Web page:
While not be­ing priced out of the city, ris­ing hous­ing costs have driven some res­i­dents with above-av­er­age in­comes to live else­where. Sandy Ab­dal­lah, 32, said she is mov­ing to San Diego this week af­ter three years in Wash­ing­ton be­cause of the cost of liv­ing.

“It wasn’t so much about the rent — it was more that we could get twice as much in San Diego as we can in D.C.,” where she and her hus­band have paid $2,300 monthly for a 650-square-foot, one-bed­room apart­ment be­tween Columbia Heights and Adams Mor­gan with her hus­band.

“Gen­tri­fi­ca­tion is one of those words that can be good, or it can mean los­ing di­ver­sity and cul­ture,” said Ab­dal­lah, who is white and makes more than $100,000 an­nu­ally as a con­sul­tant. As higher-in­come res­i­dents move in, they should “get to know the com­mu­ni­ties, and dig into what is here rather than build over it,” she said.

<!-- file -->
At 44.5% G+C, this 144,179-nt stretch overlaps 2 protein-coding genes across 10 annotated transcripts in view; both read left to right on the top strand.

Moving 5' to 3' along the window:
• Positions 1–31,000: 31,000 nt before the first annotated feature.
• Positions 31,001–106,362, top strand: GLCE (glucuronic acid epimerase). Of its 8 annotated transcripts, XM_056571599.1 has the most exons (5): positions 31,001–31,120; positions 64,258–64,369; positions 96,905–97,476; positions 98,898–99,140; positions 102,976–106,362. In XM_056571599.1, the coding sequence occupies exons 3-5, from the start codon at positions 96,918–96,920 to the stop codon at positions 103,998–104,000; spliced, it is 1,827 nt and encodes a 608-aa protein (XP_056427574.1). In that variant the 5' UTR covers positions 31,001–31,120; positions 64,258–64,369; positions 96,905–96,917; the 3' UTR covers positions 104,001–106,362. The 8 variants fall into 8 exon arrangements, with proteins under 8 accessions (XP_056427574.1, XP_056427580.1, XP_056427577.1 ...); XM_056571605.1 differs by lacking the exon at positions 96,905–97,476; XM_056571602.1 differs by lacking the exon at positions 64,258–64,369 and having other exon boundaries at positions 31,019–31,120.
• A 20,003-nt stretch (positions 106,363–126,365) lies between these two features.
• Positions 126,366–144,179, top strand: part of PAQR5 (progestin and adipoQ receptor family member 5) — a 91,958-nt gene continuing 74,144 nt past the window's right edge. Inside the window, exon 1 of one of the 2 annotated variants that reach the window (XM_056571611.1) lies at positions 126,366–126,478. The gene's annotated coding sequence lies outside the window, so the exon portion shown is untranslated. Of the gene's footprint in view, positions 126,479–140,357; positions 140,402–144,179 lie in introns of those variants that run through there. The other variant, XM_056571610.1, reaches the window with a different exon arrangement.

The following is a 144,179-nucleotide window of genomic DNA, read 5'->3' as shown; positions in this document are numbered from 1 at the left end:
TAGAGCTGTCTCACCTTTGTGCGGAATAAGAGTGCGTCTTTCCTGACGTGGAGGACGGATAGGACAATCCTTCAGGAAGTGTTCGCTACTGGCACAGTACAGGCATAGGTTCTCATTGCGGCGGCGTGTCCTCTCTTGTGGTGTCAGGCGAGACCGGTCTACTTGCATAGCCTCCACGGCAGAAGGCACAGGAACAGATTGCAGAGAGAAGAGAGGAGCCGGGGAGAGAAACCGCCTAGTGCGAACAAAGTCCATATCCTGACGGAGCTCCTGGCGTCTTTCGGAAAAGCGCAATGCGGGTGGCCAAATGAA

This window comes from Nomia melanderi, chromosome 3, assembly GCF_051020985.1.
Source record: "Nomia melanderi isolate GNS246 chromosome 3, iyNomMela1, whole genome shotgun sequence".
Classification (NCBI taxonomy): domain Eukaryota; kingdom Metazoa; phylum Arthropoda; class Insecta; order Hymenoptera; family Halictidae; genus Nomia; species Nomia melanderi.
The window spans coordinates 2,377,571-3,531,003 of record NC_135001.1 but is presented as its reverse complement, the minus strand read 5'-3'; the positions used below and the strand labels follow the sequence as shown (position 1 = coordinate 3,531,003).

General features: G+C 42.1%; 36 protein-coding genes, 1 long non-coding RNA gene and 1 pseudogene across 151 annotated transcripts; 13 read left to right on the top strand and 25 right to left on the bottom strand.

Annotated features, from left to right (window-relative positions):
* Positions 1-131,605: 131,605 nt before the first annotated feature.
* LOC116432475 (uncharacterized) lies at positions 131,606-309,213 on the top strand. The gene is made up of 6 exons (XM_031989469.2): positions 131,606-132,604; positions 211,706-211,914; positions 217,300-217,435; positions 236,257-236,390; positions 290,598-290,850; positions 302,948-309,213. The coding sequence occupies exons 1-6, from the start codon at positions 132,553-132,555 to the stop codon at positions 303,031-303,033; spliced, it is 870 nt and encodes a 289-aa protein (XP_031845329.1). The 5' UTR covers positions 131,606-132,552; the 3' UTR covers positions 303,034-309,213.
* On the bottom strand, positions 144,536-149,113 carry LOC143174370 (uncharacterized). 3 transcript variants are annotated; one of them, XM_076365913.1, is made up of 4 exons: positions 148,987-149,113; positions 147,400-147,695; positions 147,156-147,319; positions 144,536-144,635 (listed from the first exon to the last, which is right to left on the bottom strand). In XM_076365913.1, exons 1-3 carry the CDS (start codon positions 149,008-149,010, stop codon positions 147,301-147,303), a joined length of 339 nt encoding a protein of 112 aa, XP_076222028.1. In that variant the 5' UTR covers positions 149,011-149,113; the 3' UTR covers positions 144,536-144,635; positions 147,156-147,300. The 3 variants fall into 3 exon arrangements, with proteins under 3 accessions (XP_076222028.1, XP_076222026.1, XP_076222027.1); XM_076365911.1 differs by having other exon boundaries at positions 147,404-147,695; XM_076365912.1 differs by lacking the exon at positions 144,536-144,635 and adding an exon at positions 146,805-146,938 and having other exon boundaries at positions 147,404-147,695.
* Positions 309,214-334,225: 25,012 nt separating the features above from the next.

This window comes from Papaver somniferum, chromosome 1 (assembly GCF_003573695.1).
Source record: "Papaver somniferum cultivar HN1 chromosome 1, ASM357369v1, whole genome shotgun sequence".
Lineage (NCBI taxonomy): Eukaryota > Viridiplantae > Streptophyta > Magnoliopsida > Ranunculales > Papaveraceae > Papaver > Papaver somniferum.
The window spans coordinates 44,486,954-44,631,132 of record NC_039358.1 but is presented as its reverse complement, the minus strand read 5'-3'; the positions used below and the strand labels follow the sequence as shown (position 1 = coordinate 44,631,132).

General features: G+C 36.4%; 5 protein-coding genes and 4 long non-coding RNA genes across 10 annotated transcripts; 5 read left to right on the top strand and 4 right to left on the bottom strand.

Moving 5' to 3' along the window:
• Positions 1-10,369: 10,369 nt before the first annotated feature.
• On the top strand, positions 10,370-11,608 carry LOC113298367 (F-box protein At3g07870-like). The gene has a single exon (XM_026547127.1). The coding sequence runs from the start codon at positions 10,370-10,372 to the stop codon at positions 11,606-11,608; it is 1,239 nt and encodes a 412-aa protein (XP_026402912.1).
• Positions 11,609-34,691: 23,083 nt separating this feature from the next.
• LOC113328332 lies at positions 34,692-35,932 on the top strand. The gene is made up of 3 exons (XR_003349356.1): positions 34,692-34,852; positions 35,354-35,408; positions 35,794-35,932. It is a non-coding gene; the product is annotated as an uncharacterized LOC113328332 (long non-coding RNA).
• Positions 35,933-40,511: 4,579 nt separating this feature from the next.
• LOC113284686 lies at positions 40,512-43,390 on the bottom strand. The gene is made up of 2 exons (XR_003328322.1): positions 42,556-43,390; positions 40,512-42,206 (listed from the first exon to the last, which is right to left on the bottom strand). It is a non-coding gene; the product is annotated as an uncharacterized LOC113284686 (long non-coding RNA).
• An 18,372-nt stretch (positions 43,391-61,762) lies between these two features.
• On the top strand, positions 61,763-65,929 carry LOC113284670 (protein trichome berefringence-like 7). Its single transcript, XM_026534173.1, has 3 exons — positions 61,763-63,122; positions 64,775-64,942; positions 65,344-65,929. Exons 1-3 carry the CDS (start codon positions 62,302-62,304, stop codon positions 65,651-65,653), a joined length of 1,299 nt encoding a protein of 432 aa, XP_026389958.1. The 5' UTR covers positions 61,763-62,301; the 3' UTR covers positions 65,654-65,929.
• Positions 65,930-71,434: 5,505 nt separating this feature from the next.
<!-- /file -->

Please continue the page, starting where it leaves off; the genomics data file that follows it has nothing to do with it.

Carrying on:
The Post poll finds 67 per­cent of city res­i­dents say­ing Dis­trict re­de­vel­op­ment ef­forts to at­tract new busi­nesses and res­i­dents have been “mainly good” for peo­ple like them, higher than 61 per­cent who said so in 2015.

Just over half of African Amer­i­can res­i­dents sur­veyed say re­de­vel­op­ment has ben­e­fited peo­ple like them, com­pared with nearly 9 in 10 whites. Pos­i­tive rat­ings of re­de­vel­op­ment dip to 47 per­cent among those who say they are “fall­ing be­hind” fi­nan­cially, ris­ing to 62 per­cent among those who are mak­ing just enough to main­tain their stan­dard of liv­ing and 86 per­cent of those who say they are get­ting ahead.

Other res­i­dents are sharper in their crit­i­cism.

“I feel bad about it,” said David Sanchez, 35, who lives near the rapidly chang­ing South­west water­front area. “The city is bring­ing in a lot of hous­ing that is out­side of the amount of money that most peo­ple can . . . af­ford.”

Sanchez, who grew up out­side Dal­las, earns $75,000 a year at a non­profit but says he finds it “vir­tu­ally im­pos­si­ble” to af­ford to buy a house in the Dis­trict. In­stead, he rents an apart­ment where wa­ter pres­sure is poor and the lights some­times break, but at least the rent is low — $900 a month — by D.C. stan­dards.